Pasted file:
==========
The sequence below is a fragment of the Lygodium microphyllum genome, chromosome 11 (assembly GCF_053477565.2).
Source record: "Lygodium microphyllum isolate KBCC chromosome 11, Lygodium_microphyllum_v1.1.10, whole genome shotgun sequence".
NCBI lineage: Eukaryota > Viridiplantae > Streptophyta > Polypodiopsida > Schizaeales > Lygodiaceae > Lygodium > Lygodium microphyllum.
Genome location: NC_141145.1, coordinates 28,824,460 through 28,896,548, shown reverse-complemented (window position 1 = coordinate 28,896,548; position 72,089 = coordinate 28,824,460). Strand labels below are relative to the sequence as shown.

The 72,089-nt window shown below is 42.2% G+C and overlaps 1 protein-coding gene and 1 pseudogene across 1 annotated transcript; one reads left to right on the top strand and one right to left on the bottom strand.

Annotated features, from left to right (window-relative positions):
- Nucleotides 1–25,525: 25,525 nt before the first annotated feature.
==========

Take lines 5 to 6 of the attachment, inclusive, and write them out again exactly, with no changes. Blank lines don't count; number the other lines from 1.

The 72,089-nt window shown below is 42.2% G+C and overlaps 1 protein-coding gene and 1 pseudogene across 1 annotated transcript; one reads left to right on the top strand and one right to left on the bottom strand.

Annotated features, from left to right (window-relative positions):